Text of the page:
Educational institutions, especially the higher education institutions in Asian countries such as Bangladesh and Thailand, have had to stop face-to-face educational activities during the period of COVID-19 pandemic. Online classes have been the only alternative to carry on academic activities. Teachers were suddenly compelled to transition their teaching and learning methodology from a face-to-face to an online model. Employing a quantitative research method, this study identifies factors in teacher’s effective transition for successful online teaching. A total of 68 teachers experienced in higher education in Bangladesh, Thailand, India and Indonesia were interviewed by a structured questionnaire. The instrument was scrutinized and approved by a panel of 5 expert educators in higher educational institutes in both Bangladesh and Thailand. The statistical analysis indicated that professional training, students’ performance evaluation, cheating concerns in exam perceived by teachers, infrastructure difficulties, lack of students’ technological knowhow and difficult online classroom management influenced success in online teaching. A set of inspectional recommendations has been made that might be utilized in policy making by the educational policy makers, institutional authorities and by the practising teachers for designing effective procedures of online teaching and learning.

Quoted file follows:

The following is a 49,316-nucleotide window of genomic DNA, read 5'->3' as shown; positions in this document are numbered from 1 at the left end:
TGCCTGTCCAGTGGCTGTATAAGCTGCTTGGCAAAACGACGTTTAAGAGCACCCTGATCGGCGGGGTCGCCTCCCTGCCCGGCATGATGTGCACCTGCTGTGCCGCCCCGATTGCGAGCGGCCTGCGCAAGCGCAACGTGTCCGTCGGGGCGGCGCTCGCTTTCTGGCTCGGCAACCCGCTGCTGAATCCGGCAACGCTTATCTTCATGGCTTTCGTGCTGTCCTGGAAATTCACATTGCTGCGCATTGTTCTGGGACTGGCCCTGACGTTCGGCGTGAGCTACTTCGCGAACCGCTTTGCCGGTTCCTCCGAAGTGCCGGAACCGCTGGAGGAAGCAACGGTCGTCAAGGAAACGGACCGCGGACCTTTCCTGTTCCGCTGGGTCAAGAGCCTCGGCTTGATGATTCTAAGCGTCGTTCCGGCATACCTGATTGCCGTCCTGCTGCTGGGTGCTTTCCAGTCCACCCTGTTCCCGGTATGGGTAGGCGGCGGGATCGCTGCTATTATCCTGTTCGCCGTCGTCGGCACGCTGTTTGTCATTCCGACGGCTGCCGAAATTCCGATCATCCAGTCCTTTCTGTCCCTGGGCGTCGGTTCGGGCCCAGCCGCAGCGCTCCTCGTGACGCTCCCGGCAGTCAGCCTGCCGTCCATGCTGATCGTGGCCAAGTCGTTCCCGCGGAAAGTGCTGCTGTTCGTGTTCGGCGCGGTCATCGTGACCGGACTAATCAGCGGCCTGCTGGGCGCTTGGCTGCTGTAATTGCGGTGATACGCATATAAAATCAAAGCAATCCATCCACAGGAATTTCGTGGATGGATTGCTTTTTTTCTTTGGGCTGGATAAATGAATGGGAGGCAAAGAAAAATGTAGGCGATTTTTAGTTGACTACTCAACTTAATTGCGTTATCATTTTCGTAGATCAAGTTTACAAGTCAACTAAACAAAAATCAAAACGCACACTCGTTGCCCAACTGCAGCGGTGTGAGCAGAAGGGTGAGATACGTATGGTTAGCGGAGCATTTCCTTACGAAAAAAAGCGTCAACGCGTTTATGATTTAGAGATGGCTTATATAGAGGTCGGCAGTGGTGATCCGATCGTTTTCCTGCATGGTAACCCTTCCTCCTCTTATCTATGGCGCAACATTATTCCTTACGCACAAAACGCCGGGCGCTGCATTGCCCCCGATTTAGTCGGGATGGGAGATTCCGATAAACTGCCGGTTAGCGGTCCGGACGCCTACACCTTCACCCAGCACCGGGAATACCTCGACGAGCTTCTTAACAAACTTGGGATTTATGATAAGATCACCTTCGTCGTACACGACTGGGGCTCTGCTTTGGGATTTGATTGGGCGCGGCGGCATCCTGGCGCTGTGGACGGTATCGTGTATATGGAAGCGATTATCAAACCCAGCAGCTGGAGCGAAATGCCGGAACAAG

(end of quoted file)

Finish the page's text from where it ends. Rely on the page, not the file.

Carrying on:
Practitioner Notes

  1. Teachers can learn faster and adopt themselves in a new situation when obliged by the professional commitment.
  2. Institutions need to provide necessary support to the teachers and students in terms of technology and training.
  3. Concern of students’ cheating in exams as a major obstacle to effective learning is a myth.
  4. Teachers in Bangladesh and Thailand need to readdress the perception towards online and technology enhanced education.
  5. All stakeholders of higher education should accept that the teaching methods need to be redesigned in favour of 21st century learners’ learning approach.

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